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Duke professor: Vouchers would go to unaccountable religious schools

School-vouchersIn case you missed it over the weekend, be sure to check out Professor Jane Wettach’s excellent essay in Saturday’s edition of Raleigh’s News & Observer in which she exposes the enormous practical and constitutional problems with the school voucher scheme passed into law by conservative politicians last summer. The essay comes, of course,  in the aftermath of Friday’s very welcome court ruling that enjoined the implementation of the new law. Among other things, Wettach cites several damning statistics from a new report by the Children’s Law Clinic at Duke University Law School including:

  • A total of 696 private schools are registered with the State Division of Non-Public Education. Of those, 70 percent are religious and 30 percent are independent.
  • A quarter of the private schools have enrollments of fewer than 20 students; nearly another quarter have enrollments of fewer than 50 students.
  • North Carolina’s private schools operate throughout the state, though there are nine counties with no private schools and 17 counties with just one private school. In those 17 counties, the single private school is religious.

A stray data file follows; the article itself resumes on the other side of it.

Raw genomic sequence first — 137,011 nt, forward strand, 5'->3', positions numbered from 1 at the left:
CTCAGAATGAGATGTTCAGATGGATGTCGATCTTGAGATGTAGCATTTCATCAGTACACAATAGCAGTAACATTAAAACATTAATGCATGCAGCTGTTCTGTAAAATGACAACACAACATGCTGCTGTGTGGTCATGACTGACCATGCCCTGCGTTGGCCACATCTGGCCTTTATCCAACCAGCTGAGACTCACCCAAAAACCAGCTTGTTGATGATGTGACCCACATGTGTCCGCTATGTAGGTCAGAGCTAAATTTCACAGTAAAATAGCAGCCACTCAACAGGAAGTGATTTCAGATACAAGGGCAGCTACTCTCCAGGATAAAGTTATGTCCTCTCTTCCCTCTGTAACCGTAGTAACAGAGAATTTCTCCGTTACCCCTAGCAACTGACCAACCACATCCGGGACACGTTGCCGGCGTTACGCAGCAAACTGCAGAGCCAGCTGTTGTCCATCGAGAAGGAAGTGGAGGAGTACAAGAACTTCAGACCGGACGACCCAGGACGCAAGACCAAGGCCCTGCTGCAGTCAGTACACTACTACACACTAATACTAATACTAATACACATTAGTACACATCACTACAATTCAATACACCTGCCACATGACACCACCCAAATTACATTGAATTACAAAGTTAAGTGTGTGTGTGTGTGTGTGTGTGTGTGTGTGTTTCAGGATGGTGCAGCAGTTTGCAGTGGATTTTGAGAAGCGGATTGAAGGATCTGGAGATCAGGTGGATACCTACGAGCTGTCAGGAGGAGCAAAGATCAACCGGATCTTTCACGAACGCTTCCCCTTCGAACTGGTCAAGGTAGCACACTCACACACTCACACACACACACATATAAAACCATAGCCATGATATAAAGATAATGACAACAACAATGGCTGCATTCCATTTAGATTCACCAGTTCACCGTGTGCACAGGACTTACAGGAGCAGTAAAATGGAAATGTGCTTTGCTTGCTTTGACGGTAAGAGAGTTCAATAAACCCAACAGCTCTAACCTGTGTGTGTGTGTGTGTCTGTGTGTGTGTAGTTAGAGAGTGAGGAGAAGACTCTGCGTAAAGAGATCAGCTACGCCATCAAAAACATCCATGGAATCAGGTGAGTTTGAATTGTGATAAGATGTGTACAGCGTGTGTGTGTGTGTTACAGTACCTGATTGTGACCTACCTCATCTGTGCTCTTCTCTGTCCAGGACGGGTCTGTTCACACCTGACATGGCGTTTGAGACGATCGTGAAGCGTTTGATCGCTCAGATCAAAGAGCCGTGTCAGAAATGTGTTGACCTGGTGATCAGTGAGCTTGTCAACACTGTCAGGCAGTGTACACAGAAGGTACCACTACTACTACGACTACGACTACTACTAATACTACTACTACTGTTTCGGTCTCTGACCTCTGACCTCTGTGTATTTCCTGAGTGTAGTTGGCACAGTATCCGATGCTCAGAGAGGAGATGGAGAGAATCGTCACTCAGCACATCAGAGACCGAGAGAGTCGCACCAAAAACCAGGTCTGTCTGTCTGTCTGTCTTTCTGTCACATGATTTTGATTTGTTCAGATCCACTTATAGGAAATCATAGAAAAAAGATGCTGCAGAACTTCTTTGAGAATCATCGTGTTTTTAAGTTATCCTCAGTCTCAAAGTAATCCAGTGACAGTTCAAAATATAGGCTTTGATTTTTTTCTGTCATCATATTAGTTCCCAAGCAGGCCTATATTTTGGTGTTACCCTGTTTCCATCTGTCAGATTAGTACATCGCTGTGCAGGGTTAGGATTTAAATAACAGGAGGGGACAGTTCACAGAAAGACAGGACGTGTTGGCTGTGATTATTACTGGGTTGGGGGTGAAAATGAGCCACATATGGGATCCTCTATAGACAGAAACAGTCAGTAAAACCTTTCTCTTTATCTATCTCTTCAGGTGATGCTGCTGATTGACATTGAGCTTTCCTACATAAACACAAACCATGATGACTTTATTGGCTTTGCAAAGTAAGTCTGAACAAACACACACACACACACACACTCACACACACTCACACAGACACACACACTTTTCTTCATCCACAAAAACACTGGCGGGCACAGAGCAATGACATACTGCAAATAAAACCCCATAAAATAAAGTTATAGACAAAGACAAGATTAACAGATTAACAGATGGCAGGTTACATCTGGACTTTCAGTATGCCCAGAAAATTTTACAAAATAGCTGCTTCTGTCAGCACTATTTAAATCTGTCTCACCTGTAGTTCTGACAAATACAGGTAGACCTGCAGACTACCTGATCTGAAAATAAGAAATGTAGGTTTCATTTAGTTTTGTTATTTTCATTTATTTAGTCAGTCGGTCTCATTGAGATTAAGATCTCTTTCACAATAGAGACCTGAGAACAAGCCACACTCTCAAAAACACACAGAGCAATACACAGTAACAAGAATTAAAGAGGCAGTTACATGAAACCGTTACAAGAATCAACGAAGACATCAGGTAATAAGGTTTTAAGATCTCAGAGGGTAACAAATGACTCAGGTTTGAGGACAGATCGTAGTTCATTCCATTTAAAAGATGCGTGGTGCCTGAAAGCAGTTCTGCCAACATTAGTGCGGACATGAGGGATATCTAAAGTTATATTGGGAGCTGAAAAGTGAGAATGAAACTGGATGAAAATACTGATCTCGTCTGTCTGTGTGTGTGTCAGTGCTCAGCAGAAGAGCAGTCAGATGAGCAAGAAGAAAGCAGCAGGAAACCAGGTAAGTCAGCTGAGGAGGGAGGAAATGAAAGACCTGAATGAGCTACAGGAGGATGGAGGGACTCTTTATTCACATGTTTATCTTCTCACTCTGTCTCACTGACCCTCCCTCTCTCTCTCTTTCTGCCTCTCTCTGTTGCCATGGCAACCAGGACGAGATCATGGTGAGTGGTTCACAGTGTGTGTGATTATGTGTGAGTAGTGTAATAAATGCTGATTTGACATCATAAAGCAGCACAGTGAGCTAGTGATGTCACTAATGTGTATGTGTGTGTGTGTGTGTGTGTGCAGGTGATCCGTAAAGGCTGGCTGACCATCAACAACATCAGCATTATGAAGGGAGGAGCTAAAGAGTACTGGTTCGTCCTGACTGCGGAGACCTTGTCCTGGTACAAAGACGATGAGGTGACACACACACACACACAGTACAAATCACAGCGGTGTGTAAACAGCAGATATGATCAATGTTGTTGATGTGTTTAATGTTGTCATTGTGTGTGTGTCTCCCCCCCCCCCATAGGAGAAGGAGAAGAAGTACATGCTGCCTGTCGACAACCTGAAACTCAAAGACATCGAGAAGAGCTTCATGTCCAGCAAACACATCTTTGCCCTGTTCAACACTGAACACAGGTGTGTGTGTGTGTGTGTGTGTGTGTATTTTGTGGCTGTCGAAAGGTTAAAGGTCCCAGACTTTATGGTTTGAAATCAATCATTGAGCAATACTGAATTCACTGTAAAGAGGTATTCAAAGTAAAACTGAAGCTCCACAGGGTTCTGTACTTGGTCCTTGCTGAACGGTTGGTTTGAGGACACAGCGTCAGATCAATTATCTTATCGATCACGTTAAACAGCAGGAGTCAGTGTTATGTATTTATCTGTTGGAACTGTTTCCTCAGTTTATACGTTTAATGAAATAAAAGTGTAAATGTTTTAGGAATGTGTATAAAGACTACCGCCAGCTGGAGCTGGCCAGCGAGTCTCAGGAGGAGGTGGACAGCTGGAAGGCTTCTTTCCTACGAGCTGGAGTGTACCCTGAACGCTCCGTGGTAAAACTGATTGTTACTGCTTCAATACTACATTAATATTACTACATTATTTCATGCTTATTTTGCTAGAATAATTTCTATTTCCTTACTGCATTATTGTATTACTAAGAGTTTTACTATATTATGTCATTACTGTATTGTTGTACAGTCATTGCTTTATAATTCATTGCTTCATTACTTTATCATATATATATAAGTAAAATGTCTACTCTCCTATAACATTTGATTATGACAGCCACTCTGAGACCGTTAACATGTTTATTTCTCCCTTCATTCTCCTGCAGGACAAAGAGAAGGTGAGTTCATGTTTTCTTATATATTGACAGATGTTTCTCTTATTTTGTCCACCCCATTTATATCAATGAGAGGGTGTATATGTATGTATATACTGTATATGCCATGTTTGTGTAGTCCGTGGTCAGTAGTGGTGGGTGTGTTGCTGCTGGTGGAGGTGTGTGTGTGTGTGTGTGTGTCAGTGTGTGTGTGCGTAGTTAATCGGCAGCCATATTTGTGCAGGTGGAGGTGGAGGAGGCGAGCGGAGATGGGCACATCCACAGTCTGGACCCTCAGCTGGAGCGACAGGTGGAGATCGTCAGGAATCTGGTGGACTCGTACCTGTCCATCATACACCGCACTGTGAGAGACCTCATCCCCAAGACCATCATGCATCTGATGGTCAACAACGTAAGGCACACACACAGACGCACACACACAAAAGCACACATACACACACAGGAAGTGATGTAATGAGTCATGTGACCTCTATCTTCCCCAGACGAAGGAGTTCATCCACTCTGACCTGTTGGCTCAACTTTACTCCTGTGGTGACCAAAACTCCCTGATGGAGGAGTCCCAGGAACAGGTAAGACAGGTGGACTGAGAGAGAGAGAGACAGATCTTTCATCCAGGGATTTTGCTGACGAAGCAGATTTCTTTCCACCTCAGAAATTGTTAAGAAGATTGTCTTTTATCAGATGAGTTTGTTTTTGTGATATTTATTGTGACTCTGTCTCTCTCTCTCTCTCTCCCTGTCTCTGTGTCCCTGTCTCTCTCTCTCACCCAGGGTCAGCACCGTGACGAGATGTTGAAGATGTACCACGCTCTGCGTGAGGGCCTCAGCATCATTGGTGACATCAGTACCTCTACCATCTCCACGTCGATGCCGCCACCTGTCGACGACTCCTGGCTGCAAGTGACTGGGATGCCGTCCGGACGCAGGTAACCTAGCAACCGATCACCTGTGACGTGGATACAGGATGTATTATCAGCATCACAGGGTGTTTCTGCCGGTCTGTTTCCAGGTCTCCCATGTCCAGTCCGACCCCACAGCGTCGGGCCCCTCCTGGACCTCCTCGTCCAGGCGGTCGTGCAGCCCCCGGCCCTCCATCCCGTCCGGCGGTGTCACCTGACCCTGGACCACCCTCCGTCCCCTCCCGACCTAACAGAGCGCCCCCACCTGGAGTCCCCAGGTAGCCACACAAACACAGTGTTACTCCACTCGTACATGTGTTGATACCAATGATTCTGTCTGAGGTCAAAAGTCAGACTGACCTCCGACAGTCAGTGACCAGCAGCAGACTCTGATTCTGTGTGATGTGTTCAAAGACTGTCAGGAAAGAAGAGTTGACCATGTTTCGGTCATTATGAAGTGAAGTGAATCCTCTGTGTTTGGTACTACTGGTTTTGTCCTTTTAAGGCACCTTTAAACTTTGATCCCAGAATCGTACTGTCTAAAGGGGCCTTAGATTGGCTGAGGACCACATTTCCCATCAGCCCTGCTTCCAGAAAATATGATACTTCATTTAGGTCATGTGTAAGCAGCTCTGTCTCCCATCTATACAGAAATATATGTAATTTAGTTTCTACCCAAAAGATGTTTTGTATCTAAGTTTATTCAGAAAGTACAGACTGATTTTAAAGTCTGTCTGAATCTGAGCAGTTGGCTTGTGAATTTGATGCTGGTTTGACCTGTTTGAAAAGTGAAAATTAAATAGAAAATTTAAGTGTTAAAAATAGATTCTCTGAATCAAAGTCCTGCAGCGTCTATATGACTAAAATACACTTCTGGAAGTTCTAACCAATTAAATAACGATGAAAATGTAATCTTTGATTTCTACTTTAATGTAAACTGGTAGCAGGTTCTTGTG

• The average tuition of private day schools in North Carolina is $6,690.
  • Only 35 percent of schools charge tuition that could be fully paid by a voucher (i.e., $4,200 per year or less). Of those schools, more than 90 percent are religious schools. At the middle and high school level, about 95 percent are religious schools.
  • About 70 percent of the schools have no accreditation from any type of independent agency.
  • Only 30 percent of the private schools in North Carolina employ only certified teachers. Twenty percent of schools have no certified teachers; another 25 percent have fewer than half certified teachers.
  • Only 25 percent of the private schools follow the North Carolina curriculum standards.
  • About 70 percent of the private schools are racially segregated, meaning that more than 80 percent of the students are of one race. A third of the private schools reported that their enrollment is more than 90 percent of one race. Twenty-nine percent are more than 90 percent white; 4 percent are more than 90 percent black.

As Wettach notes further:

“Providing a free public education to the children of this state undoubtedly meets the “public purpose” requirement of our constitution. But providing a taxpayer-funded subsidy to a group of children whose parents would prefer to send them to religious school does not. While parents are, and should be, free to send their children to the school of their choice, the public purpose requirement of our constitution does not allow the taxpayers to pay for that choice.”

Read the entire op-ed by clicking here.

 

 

 

One Comment


  1. Jack

    February 24, 2014 at 9:43 am

    Interesting that the GOP is against “tax dollars” going to needed services for people with low income but are in favor of giving tax dollars to create a segregated school system that caters to the religious right a group that believes that the earth is flat.

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